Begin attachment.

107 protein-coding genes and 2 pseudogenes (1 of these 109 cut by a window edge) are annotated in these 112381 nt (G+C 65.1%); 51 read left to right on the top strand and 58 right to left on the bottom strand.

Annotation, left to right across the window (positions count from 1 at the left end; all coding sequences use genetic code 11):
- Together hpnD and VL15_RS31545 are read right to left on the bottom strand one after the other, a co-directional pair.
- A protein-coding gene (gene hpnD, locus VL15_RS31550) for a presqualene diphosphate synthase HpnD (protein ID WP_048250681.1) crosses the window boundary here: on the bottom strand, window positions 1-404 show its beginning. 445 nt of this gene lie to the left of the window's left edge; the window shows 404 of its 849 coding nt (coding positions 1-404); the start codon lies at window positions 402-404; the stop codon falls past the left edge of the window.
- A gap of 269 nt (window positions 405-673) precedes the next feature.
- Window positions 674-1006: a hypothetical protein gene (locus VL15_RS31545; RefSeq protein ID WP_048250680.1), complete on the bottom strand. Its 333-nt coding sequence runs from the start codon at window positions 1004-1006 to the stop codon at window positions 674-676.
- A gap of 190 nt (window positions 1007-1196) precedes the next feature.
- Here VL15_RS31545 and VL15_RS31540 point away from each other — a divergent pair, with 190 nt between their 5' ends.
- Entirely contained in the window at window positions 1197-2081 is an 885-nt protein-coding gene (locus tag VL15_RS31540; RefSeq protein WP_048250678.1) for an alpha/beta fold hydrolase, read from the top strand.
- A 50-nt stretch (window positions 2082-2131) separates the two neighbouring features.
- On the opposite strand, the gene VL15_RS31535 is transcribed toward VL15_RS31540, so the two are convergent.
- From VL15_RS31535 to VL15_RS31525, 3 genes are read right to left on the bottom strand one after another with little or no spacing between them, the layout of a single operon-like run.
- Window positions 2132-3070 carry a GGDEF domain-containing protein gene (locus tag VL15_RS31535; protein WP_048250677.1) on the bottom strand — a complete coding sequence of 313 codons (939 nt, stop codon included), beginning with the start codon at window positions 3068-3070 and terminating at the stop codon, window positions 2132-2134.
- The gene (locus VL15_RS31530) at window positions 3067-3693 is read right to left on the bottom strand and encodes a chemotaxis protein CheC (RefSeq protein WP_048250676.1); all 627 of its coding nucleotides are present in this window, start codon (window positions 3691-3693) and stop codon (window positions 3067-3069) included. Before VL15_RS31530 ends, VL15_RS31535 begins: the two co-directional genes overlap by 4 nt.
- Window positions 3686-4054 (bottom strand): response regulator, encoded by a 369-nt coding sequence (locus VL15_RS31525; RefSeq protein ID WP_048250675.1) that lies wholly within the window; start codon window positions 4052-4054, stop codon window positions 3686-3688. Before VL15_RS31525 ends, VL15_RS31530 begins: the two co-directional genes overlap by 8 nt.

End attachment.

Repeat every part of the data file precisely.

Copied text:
107 protein-coding genes and 2 pseudogenes (1 of these 109 cut by a window edge) are annotated in these 112381 nt (G+C 65.1%); 51 read left to right on the top strand and 58 right to left on the bottom strand.

Annotation, left to right across the window (positions count from 1 at the left end; all coding sequences use genetic code 11):
- Together hpnD and VL15_RS31545 are read right to left on the bottom strand one after the other, a co-directional pair.
- A protein-coding gene (gene hpnD, locus VL15_RS31550) for a presqualene diphosphate synthase HpnD (protein ID WP_048250681.1) crosses the window boundary here: on the bottom strand, window positions 1-404 show its beginning. 445 nt of this gene lie to the left of the window's left edge; the window shows 404 of its 849 coding nt (coding positions 1-404); the start codon lies at window positions 402-404; the stop codon falls past the left edge of the window.
- A gap of 269 nt (window positions 405-673) precedes the next feature.
- Window positions 674-1006: a hypothetical protein gene (locus VL15_RS31545; RefSeq protein ID WP_048250680.1), complete on the bottom strand. Its 333-nt coding sequence runs from the start codon at window positions 1004-1006 to the stop codon at window positions 674-676.
- A gap of 190 nt (window positions 1007-1196) precedes the next feature.
- Here VL15_RS31545 and VL15_RS31540 point away from each other — a divergent pair, with 190 nt between their 5' ends.
- Entirely contained in the window at window positions 1197-2081 is an 885-nt protein-coding gene (locus tag VL15_RS31540; RefSeq protein WP_048250678.1) for an alpha/beta fold hydrolase, read from the top strand.
- A 50-nt stretch (window positions 2082-2131) separates the two neighbouring features.
- On the opposite strand, the gene VL15_RS31535 is transcribed toward VL15_RS31540, so the two are convergent.
- From VL15_RS31535 to VL15_RS31525, 3 genes are read right to left on the bottom strand one after another with little or no spacing between them, the layout of a single operon-like run.
- Window positions 2132-3070 carry a GGDEF domain-containing protein gene (locus tag VL15_RS31535; protein WP_048250677.1) on the bottom strand — a complete coding sequence of 313 codons (939 nt, stop codon included), beginning with the start codon at window positions 3068-3070 and terminating at the stop codon, window positions 2132-2134.
- The gene (locus VL15_RS31530) at window positions 3067-3693 is read right to left on the bottom strand and encodes a chemotaxis protein CheC (RefSeq protein WP_048250676.1); all 627 of its coding nucleotides are present in this window, start codon (window positions 3691-3693) and stop codon (window positions 3067-3069) included. Before VL15_RS31530 ends, VL15_RS31535 begins: the two co-directional genes overlap by 4 nt.
- Window positions 3686-4054 (bottom strand): response regulator, encoded by a 369-nt coding sequence (locus VL15_RS31525; RefSeq protein ID WP_048250675.1) that lies wholly within the window; start codon window positions 4052-4054, stop codon window positions 3686-3688. Before VL15_RS31525 ends, VL15_RS31530 begins: the two co-directional genes overlap by 8 nt.